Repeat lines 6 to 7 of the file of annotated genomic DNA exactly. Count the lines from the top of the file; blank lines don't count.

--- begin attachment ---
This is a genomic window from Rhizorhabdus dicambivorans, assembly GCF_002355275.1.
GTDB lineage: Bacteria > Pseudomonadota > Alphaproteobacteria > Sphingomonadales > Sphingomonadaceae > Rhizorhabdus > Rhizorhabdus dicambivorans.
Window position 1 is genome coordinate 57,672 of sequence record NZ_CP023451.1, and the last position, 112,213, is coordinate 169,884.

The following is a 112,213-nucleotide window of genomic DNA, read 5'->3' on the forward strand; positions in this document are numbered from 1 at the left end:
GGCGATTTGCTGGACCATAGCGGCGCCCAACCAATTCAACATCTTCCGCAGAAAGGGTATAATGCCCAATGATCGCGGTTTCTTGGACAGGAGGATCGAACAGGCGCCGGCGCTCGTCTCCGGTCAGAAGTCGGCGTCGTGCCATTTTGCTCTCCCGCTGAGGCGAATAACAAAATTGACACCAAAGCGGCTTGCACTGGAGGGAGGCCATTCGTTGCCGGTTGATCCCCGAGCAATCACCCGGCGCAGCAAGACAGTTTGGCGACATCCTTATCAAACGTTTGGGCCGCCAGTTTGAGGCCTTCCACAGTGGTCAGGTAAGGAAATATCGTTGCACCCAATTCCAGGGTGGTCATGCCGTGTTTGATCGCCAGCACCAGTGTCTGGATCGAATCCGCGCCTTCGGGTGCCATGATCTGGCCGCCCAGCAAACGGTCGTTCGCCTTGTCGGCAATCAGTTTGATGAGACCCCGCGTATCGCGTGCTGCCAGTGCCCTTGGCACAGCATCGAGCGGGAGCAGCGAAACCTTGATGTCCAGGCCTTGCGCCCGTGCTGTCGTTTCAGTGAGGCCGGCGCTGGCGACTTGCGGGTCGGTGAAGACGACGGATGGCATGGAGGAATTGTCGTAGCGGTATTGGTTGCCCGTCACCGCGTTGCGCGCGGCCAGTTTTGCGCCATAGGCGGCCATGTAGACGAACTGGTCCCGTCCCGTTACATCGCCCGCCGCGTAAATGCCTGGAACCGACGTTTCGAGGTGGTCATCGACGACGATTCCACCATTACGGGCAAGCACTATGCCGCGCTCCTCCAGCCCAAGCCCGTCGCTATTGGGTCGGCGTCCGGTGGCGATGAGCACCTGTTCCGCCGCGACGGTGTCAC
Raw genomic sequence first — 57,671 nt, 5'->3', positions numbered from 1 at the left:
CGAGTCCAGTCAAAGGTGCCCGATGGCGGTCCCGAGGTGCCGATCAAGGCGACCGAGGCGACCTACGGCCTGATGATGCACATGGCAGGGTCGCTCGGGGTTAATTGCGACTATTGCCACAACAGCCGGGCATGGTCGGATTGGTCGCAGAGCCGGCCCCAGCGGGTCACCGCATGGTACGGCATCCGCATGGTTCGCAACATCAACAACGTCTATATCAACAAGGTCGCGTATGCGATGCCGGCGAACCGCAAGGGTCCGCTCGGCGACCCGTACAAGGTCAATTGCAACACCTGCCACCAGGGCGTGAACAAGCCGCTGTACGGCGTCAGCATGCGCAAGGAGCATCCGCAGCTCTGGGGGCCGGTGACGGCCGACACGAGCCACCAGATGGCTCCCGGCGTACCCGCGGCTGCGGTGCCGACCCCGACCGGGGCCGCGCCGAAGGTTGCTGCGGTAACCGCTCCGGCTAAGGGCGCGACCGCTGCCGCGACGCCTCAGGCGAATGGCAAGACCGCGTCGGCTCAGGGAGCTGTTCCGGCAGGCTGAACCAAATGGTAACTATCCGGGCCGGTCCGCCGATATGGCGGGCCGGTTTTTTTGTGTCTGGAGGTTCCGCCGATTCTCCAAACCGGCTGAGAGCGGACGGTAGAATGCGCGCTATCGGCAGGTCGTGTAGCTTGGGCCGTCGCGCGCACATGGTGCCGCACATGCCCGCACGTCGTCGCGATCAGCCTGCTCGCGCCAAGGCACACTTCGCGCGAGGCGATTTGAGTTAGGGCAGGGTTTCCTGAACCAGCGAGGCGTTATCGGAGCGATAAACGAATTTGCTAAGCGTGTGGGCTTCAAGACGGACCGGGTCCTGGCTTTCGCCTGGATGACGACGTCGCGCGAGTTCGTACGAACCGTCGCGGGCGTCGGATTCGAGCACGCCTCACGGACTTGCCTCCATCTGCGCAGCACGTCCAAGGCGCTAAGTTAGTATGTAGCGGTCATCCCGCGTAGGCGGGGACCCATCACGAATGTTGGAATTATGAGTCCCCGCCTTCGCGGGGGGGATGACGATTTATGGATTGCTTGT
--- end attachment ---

Raw genomic sequence first — 57,671 nt, 5'->3', positions numbered from 1 at the left:
CGAGTCCAGTCAAAGGTGCCCGATGGCGGTCCCGAGGTGCCGATCAAGGCGACCGAGGCGACCTACGGCCTGATGATGCACATGGCAGGGTCGCTCGGGGTTAATTGCGACTATTGCCACAACAGCCGGGCATGGTCGGATTGGTCGCAGAGCCGGCCCCAGCGGGTCACCGCATGGTACGGCATCCGCATGGTTCGCAACATCAACAACGTCTATATCAACAAGGTCGCGTATGCGATGCCGGCGAACCGCAAGGGTCCGCTCGGCGACCCGTACAAGGTCAATTGCAACACCTGCCACCAGGGCGTGAACAAGCCGCTGTACGGCGTCAGCATGCGCAAGGAGCATCCGCAGCTCTGGGGGCCGGTGACGGCCGACACGAGCCACCAGATGGCTCCCGGCGTACCCGCGGCTGCGGTGCCGACCCCGACCGGGGCCGCGCCGAAGGTTGCTGCGGTAACCGCTCCGGCTAAGGGCGCGACCGCTGCCGCGACGCCTCAGGCGAATGGCAAGACCGCGTCGGCTCAGGGAGCTGTTCCGGCAGGCTGAACCAAATGGTAACTATCCGGGCCGGTCCGCCGATATGGCGGGCCGGTTTTTTTGTGTCTGGAGGTTCCGCCGATTCTCCAAACCGGCTGAGAGCGGACGGTAGAATGCGCGCTATCGGCAGGTCGTGTAGCTTGGGCCGTCGCGCGCACATGGTGCCGCACATGCCCGCACGTCGTCGCGATCAGCCTGCTCGCGCCAAGGCACACTTCGCGCGAGGCGATTTGAGTTAGGGCAGGGTTTCCTGAACCAGCGAGGCGTTATCGGAGCGATAAACGAATTTGCTAAGCGTGTGGGCTTCAAGACGGACCGGGTCCTGGCTTTCGCCTGGATGACGACGTCGCGCGAGTTCGTACGAACCGTCGCGGGCGTCGGATTCGAGCACGCCTCACGGACTTGCCTCCATCTGCGCAGCACGTCCAAGGCGCTAAGTTAGTATGTAGCGGTCATCCCGCGTAGGCGGGGACCCATCACGAATGTTGGAATTATGAGTCCCCGCCTTCGCGGGGGGGATGACGATTTATGGATTGCTTGT